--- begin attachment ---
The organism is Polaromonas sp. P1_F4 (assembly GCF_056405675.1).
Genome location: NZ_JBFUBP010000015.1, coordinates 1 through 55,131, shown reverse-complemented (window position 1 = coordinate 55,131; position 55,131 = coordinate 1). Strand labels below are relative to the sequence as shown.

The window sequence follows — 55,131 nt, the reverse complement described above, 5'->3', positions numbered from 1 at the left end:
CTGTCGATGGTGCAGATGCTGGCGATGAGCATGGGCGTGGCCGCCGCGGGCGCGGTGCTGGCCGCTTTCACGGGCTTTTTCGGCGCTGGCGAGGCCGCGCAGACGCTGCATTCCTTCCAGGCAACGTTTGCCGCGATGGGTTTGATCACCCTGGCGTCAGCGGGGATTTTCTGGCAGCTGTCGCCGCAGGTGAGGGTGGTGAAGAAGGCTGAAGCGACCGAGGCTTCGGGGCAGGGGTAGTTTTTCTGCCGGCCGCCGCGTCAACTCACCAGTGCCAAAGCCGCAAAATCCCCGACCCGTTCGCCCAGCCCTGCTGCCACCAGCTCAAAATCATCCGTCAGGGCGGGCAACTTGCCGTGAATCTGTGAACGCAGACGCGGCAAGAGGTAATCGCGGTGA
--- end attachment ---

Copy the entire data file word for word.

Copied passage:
The organism is Polaromonas sp. P1_F4 (assembly GCF_056405675.1).
Genome location: NZ_JBFUBP010000015.1, coordinates 1 through 55,131, shown reverse-complemented (window position 1 = coordinate 55,131; position 55,131 = coordinate 1). Strand labels below are relative to the sequence as shown.

The window sequence follows — 55,131 nt, the reverse complement described above, 5'->3', positions numbered from 1 at the left end:
CTGTCGATGGTGCAGATGCTGGCGATGAGCATGGGCGTGGCCGCCGCGGGCGCGGTGCTGGCCGCTTTCACGGGCTTTTTCGGCGCTGGCGAGGCCGCGCAGACGCTGCATTCCTTCCAGGCAACGTTTGCCGCGATGGGTTTGATCACCCTGGCGTCAGCGGGGATTTTCTGGCAGCTGTCGCCGCAGGTGAGGGTGGTGAAGAAGGCTGAAGCGACCGAGGCTTCGGGGCAGGGGTAGTTTTTCTGCCGGCCGCCGCGTCAACTCACCAGTGCCAAAGCCGCAAAATCCCCGACCCGTTCGCCCAGCCCTGCTGCCACCAGCTCAAAATCATCCGTCAGGGCGGGCAACTTGCCGTGAATCTGTGAACGCAGACGCGGCAAGAGGTAATCGCGGTGA